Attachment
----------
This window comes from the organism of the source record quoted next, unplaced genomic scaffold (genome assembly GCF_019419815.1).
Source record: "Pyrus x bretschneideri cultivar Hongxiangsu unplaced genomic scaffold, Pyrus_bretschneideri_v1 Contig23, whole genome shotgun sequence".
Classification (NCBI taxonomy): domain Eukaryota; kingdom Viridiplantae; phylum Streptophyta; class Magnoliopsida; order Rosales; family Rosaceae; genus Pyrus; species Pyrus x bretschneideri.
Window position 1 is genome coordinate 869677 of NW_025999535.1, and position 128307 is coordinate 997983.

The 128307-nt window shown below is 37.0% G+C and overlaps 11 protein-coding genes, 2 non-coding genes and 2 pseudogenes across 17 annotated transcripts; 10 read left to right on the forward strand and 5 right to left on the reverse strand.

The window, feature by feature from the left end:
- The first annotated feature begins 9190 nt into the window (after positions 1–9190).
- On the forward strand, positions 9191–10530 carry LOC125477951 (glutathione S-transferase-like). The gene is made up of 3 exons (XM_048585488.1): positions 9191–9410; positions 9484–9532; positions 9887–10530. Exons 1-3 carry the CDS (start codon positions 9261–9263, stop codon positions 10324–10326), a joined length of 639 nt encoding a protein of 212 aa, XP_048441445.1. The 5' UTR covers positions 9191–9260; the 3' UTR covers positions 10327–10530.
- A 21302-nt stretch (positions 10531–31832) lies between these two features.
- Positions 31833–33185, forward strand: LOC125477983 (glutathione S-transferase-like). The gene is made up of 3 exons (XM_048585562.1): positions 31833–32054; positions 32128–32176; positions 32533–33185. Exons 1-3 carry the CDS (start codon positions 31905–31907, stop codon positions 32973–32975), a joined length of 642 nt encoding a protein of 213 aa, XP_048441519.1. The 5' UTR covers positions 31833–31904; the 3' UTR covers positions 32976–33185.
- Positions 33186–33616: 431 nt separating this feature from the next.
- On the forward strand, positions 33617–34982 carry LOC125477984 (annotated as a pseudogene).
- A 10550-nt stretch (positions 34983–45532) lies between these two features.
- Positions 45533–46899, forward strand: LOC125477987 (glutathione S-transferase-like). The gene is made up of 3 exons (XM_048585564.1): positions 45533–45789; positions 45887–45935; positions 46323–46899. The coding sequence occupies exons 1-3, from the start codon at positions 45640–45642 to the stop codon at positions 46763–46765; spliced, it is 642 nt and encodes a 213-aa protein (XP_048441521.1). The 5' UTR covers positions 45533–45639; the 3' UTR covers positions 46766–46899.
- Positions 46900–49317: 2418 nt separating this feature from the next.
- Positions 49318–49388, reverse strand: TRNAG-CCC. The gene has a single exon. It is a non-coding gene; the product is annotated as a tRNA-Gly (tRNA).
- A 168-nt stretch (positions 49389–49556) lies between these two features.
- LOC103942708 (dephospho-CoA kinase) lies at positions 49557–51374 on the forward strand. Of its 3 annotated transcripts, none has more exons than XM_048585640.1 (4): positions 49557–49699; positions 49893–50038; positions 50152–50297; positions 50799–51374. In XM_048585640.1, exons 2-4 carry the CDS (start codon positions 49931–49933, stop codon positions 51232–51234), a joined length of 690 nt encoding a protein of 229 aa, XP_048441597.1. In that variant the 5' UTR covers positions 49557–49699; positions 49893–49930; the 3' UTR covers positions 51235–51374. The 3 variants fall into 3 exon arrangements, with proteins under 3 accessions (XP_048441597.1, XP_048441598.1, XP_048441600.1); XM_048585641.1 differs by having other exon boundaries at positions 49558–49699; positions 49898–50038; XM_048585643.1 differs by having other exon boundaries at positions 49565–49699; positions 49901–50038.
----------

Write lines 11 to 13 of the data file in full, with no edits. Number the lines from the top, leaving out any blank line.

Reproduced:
- Positions 33186–33616: 431 nt separating this feature from the next.
- On the forward strand, positions 33617–34982 carry LOC125477984 (annotated as a pseudogene).
- A 10550-nt stretch (positions 34983–45532) lies between these two features.